Now we'll show you some results for some other patients, because they have a little more follow up than in my patient. Here's a patient with Stargardt's... here's week one you already see some pigmentation, so the cells that are injected aren't pigmented, but they start to pigment as they start to mature, so this is good. This means the cells are in the right place and they are actually taking. And here's the same patient at week six. There's even more pigmentation under the retina. This is pretty good, very encouraging -- it's like about three to four times the size. That's good. Those are cells that have now found their home, and they located themselves in the right place. That's just what we want.

So here's another patient with Stargardt's... here's the patient at one month after surgery. You see some new pigmented cells, and two months after surgery you see more pigmented cells. That's exactly what you want. So far so good. The cells are finding the right place and they are growing.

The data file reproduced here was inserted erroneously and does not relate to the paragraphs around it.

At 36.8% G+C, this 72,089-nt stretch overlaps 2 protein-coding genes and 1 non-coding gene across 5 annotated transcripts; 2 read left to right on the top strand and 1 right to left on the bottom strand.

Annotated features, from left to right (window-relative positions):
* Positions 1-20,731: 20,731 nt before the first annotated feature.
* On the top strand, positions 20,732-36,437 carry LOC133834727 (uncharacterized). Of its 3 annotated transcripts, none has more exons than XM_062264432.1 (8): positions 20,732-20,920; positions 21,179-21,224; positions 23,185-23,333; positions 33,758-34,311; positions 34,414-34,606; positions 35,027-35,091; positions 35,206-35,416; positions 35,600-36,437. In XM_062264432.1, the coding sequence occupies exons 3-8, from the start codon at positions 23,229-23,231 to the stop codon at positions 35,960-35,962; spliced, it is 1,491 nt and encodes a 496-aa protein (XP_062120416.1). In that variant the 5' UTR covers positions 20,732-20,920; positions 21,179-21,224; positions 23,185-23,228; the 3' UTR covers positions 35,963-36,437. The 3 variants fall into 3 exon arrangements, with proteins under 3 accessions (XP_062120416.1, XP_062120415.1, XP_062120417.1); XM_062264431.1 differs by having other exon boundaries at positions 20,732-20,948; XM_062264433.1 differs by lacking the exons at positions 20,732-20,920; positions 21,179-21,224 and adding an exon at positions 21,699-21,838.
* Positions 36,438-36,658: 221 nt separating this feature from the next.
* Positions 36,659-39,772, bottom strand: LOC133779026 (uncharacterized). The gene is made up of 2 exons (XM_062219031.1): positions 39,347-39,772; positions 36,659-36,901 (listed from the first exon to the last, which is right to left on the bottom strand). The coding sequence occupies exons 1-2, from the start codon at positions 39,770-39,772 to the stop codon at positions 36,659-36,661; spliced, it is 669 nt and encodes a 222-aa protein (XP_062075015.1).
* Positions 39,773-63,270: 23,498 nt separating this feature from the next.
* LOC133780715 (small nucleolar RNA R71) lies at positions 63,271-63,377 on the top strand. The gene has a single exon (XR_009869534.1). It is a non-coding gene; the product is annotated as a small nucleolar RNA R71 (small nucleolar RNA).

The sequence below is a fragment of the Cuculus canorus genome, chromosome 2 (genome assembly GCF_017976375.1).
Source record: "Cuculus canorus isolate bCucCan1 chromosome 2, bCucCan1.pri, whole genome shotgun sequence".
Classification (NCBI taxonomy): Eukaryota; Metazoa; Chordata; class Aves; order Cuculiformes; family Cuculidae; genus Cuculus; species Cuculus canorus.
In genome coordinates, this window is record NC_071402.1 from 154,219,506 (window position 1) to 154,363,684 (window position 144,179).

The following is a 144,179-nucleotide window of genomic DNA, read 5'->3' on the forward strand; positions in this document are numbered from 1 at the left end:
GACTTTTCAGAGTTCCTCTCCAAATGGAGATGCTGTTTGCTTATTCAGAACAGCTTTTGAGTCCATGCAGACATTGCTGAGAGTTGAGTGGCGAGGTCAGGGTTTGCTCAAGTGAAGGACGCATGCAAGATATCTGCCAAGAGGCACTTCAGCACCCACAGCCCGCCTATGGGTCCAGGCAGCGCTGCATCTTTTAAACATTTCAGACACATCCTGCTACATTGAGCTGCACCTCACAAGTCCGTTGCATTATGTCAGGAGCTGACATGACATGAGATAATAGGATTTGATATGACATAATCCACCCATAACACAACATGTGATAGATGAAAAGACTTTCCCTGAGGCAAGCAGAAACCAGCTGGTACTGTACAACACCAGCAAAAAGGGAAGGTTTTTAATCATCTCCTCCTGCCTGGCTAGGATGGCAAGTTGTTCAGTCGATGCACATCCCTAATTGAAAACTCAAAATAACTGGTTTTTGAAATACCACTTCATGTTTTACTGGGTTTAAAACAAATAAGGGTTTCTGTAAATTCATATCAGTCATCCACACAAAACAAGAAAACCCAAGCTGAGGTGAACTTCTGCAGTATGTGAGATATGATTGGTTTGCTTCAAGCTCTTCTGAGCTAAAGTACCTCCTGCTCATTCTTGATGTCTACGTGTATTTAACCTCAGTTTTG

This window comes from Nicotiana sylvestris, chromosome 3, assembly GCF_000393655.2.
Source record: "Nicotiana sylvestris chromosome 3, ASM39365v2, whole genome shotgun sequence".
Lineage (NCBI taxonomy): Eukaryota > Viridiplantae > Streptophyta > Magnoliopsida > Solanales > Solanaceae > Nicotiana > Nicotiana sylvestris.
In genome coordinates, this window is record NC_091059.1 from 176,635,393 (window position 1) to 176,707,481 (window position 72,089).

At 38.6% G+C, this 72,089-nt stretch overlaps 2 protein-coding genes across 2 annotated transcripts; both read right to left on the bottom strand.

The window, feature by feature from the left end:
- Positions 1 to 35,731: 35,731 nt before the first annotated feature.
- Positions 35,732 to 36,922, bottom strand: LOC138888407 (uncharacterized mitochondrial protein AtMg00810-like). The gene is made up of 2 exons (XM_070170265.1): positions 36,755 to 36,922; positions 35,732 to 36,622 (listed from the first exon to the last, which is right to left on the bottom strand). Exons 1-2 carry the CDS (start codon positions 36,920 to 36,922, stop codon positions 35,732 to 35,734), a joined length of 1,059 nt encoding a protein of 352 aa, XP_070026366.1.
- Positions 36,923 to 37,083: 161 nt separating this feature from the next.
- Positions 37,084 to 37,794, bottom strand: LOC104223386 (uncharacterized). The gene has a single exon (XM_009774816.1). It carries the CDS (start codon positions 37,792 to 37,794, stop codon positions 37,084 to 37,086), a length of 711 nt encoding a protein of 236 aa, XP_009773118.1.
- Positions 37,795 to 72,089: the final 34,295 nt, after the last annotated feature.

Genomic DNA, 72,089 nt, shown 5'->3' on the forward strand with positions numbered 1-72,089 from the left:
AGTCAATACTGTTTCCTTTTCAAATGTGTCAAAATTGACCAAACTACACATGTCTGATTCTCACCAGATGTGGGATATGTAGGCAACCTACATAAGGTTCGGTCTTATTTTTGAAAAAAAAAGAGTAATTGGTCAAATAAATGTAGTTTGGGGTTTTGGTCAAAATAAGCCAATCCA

Here's another patient, same thing, and once again, at one month and three months, we've got pigmented cells all over the place, which is good.

So the results in terms of vision, in both the Stargardt's macular dystrophy patients and the dry AMD patients, vision has actually started to improve.

Throughout the six patients so far in the AMD study we have had no problems, and that's really what the study was designed to do, make sure there are no complications. The same thing with Stargardt's. Really there have been no complications in any of these patients so far."

In Philly Style Magazine, Dr. Carl D. Regillo, Chief of Wills Eye Institute Retina Service, Ocata's Trial Investigator, says he is taking on the number one cause of severe vision loss in patients over 60 from macular degeneration. He says it is a huge public health risk as the elderly population expands and growing rapidly. He has injected pigment epithelial cells derived from a line of human embryonic stem cells and says the patient recovered uneventfully.